The Utah State Folk Dance
Adoption of the Utah State Folk Dance
History indicates that early Mormon pioneers settling in Utah, loved to dance. It's reported by Andrew Love Neff, in his book History of Utah 1847-1869 that, "The Mormons love dancing... almost every third man is a fiddler, and every one must learn to dance. In the winter of 1854-1855, there were dancing schools in almost every one of the nineteen school houses, and necessarily so much more attention to dancing involved so much less attention to study." He also writes, " "Let it be remembered that only square dances were indulged in, that the gatherings were opened and closed with prayer, and that preachments were often interspersed with dancing, a happy combination of religion with pleasure and enjoyment..."
The square dance was adopted as the official state folk dance of Utah by an act of the Utah Legislature in 1994. As defined in the Utah Code, square dancing is "...the folk dance that is called, cued, or prompted to the dancers and includes squares, rounds, clogging, contra, line, and heritage dances." This seems to broaden, significantly, the generally accepted definitions of the square dance.
Modern western square dance clubs across the country have collaborated to have the Square Dance declared the state folk dance in all fifty states. They have also been active in efforts to make the Square Dance the national folk dance. There is some controversy over their efforts, which can be read about in the "Additional Information" section below.
About the Official Utah State Folk Dance
The square dance is a popular type of folk dance in the United States. This dance for four couples, or groups of four couples, is performed in a compact framework of a square, each couple forming a side. Traditionally accompanied by a fiddle, accordion, banjo and guitar, the couples perform a variety of movements prompted by the patter or singing calls (instruction) of a "caller". Cooperative movement is the hallmark of well-executed square dancing.
Square dancing is to be distinguished from related dances called contra or longways dance where couples stand double file in a line and from round dances where couples stand in a circle. The origin of the square dance can be traced to English derivation and to the stately French cotillion performed in square formation that was popular at the court of Louis the fifteenth later replace by the quadrille (another square dance).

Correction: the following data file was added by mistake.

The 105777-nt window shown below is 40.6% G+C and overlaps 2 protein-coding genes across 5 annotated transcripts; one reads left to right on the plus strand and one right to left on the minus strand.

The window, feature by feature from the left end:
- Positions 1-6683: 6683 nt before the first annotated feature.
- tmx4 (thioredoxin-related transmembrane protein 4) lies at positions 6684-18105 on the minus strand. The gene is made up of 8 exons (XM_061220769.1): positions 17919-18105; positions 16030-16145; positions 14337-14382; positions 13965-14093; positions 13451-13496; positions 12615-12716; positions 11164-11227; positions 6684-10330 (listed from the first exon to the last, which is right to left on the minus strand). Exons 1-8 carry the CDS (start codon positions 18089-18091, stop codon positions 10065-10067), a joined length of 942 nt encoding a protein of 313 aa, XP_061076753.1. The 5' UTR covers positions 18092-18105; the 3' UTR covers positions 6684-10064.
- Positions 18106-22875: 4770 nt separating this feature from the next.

The following information is excerpted from the Utah Code, Title 63, Chapter 13, Section 18.104.22.168. All of Utah's state symbols are listed under Section 22.214.171.124 in numerical order. Utah's state folk dance is number 10.
Title 63 -- State Affairs in General
A Brief History of Square and Round Dancing: by Herb Egender.
Square Dancing: The Historical Geography of an American Folk Custom: Richard M. MacKinnon, Allan Hancock College, Santa Maria, California.
English and French Influence on Square Dancing: By Don Ward and John Brant.
Square Dance History in the U.S.: from the Mid-Atlantic Challenge Organization.
History and Heritage of Modern American Square Dancing: A summary of the essays by Dorothy Shaw, Bob Osgood and Kenny Reese.
The State Folk Dance
Conspiracy: Fabricating a National Folk Dance:
By Judy Mangin - Originally published in the Old-Time Herald
National Folk Dance Effort Moves Forward: We're On Our Way Now, So Let's Make a Lot of Noise!: United Square Dancers of America National Folk Dance Committee.
The Square Dance Legislation Collection: American Folklife Center 1984/024, Compiled by Michelle Forner, Library of Congress, Washington DC, December 1994
Source: Utah State Web Site, (http://www.utah.gov), February 26, 2005
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